Goudeau: Texas, unfortunately, and tragically, has seen mass shootings recently that have happened within our state. We've got Midland-Odessa, you have the El Paso situation, you have the Greenville situation now that happened. How do you think this state can go about – or the country – can go about preventing these types of attacks? What type of action needs to be done in your eyes?

Edwards: "Yes, great question. Unfortunately, we've been talking about the same issue since I can remember. I was in high school when Columbine happened. And we're still not at a stage where we have comfortably passed universal background checks, despite the fact that almost 90% of Americans believe that it is an appropriate course of action to take. The challenge here is that we've got to have leaders that are willing to lead with courage rather than fear. The current incumbent in this role has maintained an A+ rating with the NRA and has been more concerned about doing that than protecting our families and protecting our kids and to protect our communities and that's wrong, you know? We have to be willing to say we are going to pass sensible gun policies, those that make sense, red flag policies. I mean, there are a litany of things that can be done where there's actual, pretty good consensus on in terms of the American public. They're asking us to keep them safe, and we have to do our jobs and follow through with that.”

Goudeau: Before you can take on Sen. John Cornyn in 2020, you would have to beat out a crowded field of Democrats who are running for this position. Tell me why our viewers, why they should select you over the other Democrats in the race.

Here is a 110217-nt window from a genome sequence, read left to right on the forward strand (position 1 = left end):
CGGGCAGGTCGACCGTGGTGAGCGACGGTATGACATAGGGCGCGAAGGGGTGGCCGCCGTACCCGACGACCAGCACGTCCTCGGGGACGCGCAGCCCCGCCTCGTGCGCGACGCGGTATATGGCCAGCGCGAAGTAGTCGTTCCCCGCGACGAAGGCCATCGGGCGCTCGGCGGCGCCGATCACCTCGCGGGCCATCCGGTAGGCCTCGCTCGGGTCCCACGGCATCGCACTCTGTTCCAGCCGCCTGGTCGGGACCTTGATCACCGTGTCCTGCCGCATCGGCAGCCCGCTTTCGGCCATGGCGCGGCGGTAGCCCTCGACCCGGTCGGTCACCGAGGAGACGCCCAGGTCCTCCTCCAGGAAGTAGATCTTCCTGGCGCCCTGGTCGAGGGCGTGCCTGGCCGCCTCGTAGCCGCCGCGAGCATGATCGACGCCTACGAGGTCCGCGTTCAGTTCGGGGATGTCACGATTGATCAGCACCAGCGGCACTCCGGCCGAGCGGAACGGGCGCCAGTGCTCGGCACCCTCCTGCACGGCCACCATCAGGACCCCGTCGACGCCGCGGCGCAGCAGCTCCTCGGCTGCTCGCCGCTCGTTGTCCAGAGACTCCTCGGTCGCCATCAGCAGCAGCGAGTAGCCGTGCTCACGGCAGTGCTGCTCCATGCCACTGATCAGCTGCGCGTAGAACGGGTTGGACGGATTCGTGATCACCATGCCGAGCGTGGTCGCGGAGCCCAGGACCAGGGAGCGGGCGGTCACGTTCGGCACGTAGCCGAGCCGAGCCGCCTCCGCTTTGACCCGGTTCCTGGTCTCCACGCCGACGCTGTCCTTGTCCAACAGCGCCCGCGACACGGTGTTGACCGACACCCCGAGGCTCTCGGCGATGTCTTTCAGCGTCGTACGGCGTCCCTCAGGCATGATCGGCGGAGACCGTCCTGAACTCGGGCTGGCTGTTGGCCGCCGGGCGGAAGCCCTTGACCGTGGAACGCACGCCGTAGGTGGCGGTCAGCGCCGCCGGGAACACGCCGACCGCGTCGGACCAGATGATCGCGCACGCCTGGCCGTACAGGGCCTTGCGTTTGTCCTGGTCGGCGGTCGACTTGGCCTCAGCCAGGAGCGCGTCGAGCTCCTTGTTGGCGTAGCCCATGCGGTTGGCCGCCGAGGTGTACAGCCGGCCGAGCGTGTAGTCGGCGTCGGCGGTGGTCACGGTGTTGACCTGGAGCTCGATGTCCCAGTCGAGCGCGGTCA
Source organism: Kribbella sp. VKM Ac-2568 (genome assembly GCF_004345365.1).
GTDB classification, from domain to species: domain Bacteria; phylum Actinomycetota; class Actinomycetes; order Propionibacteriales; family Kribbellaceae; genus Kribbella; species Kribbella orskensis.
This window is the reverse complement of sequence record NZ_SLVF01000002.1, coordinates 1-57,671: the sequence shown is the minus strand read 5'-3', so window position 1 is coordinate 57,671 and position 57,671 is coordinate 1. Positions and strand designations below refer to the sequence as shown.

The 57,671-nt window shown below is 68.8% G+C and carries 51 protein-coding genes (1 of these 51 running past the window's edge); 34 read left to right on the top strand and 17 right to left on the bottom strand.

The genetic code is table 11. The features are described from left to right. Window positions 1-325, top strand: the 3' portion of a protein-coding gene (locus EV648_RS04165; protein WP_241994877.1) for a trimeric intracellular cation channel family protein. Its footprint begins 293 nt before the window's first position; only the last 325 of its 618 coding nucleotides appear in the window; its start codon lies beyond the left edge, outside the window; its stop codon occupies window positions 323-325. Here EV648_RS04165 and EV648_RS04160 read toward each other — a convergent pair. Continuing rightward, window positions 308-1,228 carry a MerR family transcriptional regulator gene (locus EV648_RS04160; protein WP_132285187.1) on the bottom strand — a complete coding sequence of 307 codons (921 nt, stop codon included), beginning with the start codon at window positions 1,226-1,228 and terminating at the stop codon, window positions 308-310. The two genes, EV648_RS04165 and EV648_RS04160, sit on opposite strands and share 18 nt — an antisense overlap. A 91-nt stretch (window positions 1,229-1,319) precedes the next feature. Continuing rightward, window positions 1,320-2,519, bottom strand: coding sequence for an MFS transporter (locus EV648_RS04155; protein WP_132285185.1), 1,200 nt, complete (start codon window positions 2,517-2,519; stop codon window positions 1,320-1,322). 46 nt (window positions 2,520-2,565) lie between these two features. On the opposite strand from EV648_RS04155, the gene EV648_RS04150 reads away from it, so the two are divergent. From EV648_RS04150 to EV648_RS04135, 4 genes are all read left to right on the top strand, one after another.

Edwards: "Two things. One, we want to make sure you can elect someone who can actually obtain results. The results piece is key. If you – this is what this is all about, it's not about us just being folks on TV to be political commentators or to have opinions. We've got to come and bring home some of the reforms and changes that we talk about on the campaign trail. So, that's number one. It's an empowerment of people to achieve that. 

The second piece is you've got to get out of the primary, the candidate that can actually beat John Cornyn – and I'm that candidate. Not only am I able to get people in the middle to come on board with me, similar to what Beto was able to do with suburbs and independent voters and others, but then I'll also be able to galvanize more of the base. Those folks in communities of color that stayed at home because I've been working in their communities, this is not a touchpoint on my campaign, this is actually work I've been doing and been effective at doing. Also, [the] same holds true for communities under the age of 35. I'm going to be taking on student debt. I know many people in that cohort who really feel passionately about the issue and we haven't done enough to say to our public and our private schools, 'You're taking grant dollars from the federal government, but I see the rates of tuition spiking up too high, we need you to cut that back. We need to dial that back and constrain some of those tuition cost increases.' That's what we need to do right now and have a person who has that type of message and can galvanize those communities so you can draw that nexus to your life. But most importantly, then, of course, be an effective leader and see those results. 

I think because of my ability to build those unique coalitions, I'm uniquely positioned to unseat John Cornyn."

The Texas primary is Tuesday, Mar. 3, 2020.

WATCH: Texas This Week: Congressman Chris Bell challenging Sen. John Cornyn (Part 1)